Editor in Chief

 

Executive Editor

Sarah Blick

Welcome

Rita Tekippe

Welcome to the fifth issue of Peregrinations. We are honored to have James Bugslag serve as guest editor for a great series of three articles presenting innovative research on local pilgrimage art in the later Middle Ages. Buglag, with keen insight, explains the issues facing researchers in this area. His introduction is followed by two inspired articles by Yvonne Yiu and Anders Fröjmark which analyze how popular demand influenced official Church artwork and how the Church responded, adopting the widespread demand for local cults within more orthodox and acceptable theological and practical parameters.
Separate from this special section, we are honored to present two excellent scholarly studies. Paula Mae Carns’ article examines the cult of Saint Louis and how it was used to further Capetian interests in the famed Hours of Jeanne d'Evreux, while Hanneke van Asperen has shown re-identification of several pilgrim badges reveal a long-overlooked cult of Saint Armel of Brittany in England.
Two sections make their inaugural appearance this issue: Discoveries/Short Essays and Miscellanea. The first will feature short essays on preliminary findings or hypotheses and various scholarly thoughts and topics— one in this issue, by Mark A. Hall, ponders whether fossil scallop shells were re-used in the Middle Ages and another is a report on recent discoveries of silver-gilt and silver pilgrim badges. The second section brings to the fore short quotes from the Middle Ages that may be of interest and amusement as well as those relevant to the study of medieval art.
Rounding out the scholarly core of this issue, we are delighted to present a discerning look at some select saints in modern film by Mark A. Hall, featured website (William Allen’s Image Archive), short notices on new archaeological and architectural discoveries, and calls for papers and conferences. Our photobank continues to grow, with copyright-free images of exceptional quality. In hopes of making the task of obtaining that perfect photo easier, we invite you to check out Photoshare a community bulletin board, where scholars can request specific images from fellow art historians and lovers of medieval art. Continuing in this issue is the on-going series of stunning photos of the Architecture on the Pilgrimage Road to Santiago de Compostela taken by William J. Smither – all downloadable for use in research and teaching.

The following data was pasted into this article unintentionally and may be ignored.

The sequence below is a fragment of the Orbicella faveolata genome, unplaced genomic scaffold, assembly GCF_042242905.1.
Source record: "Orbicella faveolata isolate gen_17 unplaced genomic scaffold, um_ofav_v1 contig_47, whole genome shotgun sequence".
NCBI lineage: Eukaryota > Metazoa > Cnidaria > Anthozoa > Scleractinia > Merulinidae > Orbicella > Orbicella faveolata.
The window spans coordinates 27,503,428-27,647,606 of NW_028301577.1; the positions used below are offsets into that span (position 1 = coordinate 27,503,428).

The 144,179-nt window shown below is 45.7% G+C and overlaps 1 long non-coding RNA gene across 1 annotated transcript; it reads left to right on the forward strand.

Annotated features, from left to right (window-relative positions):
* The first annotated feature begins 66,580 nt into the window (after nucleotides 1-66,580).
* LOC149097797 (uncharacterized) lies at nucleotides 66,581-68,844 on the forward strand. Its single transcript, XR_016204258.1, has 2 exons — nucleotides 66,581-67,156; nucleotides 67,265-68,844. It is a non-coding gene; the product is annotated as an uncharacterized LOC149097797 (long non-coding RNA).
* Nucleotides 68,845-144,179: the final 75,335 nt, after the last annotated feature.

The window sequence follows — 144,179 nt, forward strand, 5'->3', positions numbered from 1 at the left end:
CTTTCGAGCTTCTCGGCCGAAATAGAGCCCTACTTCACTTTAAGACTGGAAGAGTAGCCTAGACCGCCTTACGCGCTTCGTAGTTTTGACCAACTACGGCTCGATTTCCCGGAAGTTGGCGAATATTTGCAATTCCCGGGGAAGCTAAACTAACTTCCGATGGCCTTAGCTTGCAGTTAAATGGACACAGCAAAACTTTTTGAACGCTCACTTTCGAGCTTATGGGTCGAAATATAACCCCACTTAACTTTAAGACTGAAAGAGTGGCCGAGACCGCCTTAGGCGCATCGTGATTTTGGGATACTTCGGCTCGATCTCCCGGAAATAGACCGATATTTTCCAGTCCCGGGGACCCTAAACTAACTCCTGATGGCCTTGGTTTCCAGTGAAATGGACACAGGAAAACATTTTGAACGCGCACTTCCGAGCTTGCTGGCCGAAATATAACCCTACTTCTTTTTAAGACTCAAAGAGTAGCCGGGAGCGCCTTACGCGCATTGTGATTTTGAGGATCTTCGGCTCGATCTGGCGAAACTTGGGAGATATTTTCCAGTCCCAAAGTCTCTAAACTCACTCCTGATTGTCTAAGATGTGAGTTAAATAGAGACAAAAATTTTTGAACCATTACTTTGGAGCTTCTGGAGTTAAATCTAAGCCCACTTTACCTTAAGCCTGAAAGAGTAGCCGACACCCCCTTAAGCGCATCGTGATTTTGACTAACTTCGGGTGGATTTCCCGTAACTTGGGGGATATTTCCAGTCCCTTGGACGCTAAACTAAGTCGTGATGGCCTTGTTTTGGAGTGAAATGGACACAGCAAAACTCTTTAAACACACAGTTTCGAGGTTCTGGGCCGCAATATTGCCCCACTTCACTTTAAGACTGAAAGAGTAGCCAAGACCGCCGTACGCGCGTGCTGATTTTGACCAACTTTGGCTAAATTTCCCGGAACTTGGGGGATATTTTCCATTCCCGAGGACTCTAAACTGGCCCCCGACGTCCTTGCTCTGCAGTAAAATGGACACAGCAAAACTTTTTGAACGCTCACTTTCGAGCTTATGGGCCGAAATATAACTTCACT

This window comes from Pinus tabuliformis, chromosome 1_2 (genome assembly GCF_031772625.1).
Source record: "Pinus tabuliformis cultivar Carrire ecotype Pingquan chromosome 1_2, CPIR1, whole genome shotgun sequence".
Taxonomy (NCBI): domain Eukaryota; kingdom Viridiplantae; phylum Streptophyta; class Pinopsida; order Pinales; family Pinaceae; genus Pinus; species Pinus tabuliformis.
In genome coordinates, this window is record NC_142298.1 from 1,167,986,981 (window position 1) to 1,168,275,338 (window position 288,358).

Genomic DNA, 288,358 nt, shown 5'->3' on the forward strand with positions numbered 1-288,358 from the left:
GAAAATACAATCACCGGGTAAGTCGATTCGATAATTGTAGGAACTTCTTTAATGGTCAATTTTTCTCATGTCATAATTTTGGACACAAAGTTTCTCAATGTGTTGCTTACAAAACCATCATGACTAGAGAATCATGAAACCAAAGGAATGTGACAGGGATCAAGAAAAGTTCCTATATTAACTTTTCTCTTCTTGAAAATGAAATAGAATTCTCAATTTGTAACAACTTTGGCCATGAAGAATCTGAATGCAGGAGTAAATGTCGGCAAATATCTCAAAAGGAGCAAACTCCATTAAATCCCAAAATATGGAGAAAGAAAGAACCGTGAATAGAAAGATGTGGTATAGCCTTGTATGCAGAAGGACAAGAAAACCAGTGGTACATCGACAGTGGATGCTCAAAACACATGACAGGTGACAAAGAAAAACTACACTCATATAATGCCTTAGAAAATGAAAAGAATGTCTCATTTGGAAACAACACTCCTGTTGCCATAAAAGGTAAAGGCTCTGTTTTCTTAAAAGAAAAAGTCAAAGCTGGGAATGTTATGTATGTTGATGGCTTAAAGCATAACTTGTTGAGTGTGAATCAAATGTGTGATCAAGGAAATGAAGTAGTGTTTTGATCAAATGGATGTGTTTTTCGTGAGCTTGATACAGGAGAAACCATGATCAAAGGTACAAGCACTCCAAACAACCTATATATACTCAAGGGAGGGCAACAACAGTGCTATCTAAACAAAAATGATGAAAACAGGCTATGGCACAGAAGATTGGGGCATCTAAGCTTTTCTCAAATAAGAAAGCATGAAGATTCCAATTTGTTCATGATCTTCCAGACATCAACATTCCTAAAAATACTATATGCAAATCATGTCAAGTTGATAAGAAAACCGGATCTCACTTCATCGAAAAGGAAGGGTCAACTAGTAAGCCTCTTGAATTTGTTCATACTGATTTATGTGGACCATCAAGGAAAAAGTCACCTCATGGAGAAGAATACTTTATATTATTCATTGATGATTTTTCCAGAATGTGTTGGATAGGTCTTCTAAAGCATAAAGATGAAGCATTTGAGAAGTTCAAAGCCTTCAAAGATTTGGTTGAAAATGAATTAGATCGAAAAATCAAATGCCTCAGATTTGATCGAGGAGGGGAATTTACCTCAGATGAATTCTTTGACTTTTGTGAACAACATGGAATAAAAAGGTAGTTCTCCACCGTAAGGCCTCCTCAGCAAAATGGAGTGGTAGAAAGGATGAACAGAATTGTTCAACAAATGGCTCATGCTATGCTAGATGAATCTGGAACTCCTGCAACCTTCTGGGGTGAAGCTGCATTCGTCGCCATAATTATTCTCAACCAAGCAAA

For future issues we are actively seeking articles on any aspect of medieval art and architecture, including: long and short scholarly articles, scholarly book reviews, review articles on issues facing the field of medieval art history, interesting notes and announcements, useful website recommendations, new archeological discoveries, and recent museum acquisitions as well as calls for papers and conference listings. We are interested in publishing articles that will undergo double-blind review as well as those which are subject only to regular editing process, including articles that are the result of preliminary research. We are also looking for images to add to our photobank, to be shared and used by anyone in the classroom and in their research. To round out the scholarly portion of the journal, we are also seeking short, amusing excerpts from medieval sources, comments on the Middle Ages in movies and popular culture, etc.
Last, but not least, we are combining the photoshare with a reader comment section where you can respond to the journal – to ideas presented in articles, to the selection of items for inclusion, or to any aspect of Peregrinations which might prompt your response.
Again, welcome to Peregrinations. Any suggestions or comments you have concerning the journal would be most welcome. Please feel free to e-mail us at: blicks@kenyon.edu or rtekippe@westga.edu.
Our grateful appreciation and thanks for partial funding provided by Kenyon College.
Designer and Coordinator: Scott E. Pringle
Webmaster: Erin Ellingwood

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Vol. 1, Issue 2

Vol. 1, Issue 1

“It may look messy now but just you come back in 500 years time" – Terry Pratchett